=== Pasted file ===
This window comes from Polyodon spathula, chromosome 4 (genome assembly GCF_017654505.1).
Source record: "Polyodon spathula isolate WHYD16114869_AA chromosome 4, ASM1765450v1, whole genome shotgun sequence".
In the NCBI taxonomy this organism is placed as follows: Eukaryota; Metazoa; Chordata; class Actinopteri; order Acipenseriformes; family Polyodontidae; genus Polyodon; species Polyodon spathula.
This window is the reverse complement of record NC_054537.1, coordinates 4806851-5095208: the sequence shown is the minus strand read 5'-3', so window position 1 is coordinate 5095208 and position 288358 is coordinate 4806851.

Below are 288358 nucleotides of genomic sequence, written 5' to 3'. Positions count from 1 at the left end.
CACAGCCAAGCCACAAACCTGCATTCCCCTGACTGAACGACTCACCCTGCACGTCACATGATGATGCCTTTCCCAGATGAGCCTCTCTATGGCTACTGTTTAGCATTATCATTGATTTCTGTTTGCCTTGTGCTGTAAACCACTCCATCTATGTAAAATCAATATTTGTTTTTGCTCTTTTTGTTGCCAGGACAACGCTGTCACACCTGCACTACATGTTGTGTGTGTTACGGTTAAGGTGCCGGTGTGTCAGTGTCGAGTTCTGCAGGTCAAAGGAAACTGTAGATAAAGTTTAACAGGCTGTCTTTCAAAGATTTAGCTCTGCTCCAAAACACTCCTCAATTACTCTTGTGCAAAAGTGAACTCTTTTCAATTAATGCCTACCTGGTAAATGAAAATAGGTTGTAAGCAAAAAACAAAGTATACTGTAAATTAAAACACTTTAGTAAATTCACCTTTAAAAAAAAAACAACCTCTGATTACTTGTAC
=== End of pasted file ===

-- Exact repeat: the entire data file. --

This window comes from Polyodon spathula, chromosome 4 (genome assembly GCF_017654505.1).
Source record: "Polyodon spathula isolate WHYD16114869_AA chromosome 4, ASM1765450v1, whole genome shotgun sequence".
In the NCBI taxonomy this organism is placed as follows: Eukaryota; Metazoa; Chordata; class Actinopteri; order Acipenseriformes; family Polyodontidae; genus Polyodon; species Polyodon spathula.
This window is the reverse complement of record NC_054537.1, coordinates 4806851-5095208: the sequence shown is the minus strand read 5'-3', so window position 1 is coordinate 5095208 and position 288358 is coordinate 4806851.

Below are 288358 nucleotides of genomic sequence, written 5' to 3'. Positions count from 1 at the left end.
CACAGCCAAGCCACAAACCTGCATTCCCCTGACTGAACGACTCACCCTGCACGTCACATGATGATGCCTTTCCCAGATGAGCCTCTCTATGGCTACTGTTTAGCATTATCATTGATTTCTGTTTGCCTTGTGCTGTAAACCACTCCATCTATGTAAAATCAATATTTGTTTTTGCTCTTTTTGTTGCCAGGACAACGCTGTCACACCTGCACTACATGTTGTGTGTGTTACGGTTAAGGTGCCGGTGTGTCAGTGTCGAGTTCTGCAGGTCAAAGGAAACTGTAGATAAAGTTTAACAGGCTGTCTTTCAAAGATTTAGCTCTGCTCCAAAACACTCCTCAATTACTCTTGTGCAAAAGTGAACTCTTTTCAATTAATGCCTACCTGGTAAATGAAAATAGGTTGTAAGCAAAAAACAAAGTATACTGTAAATTAAAACACTTTAGTAAATTCACCTTTAAAAAAAAAACAACCTCTGATTACTTGTAC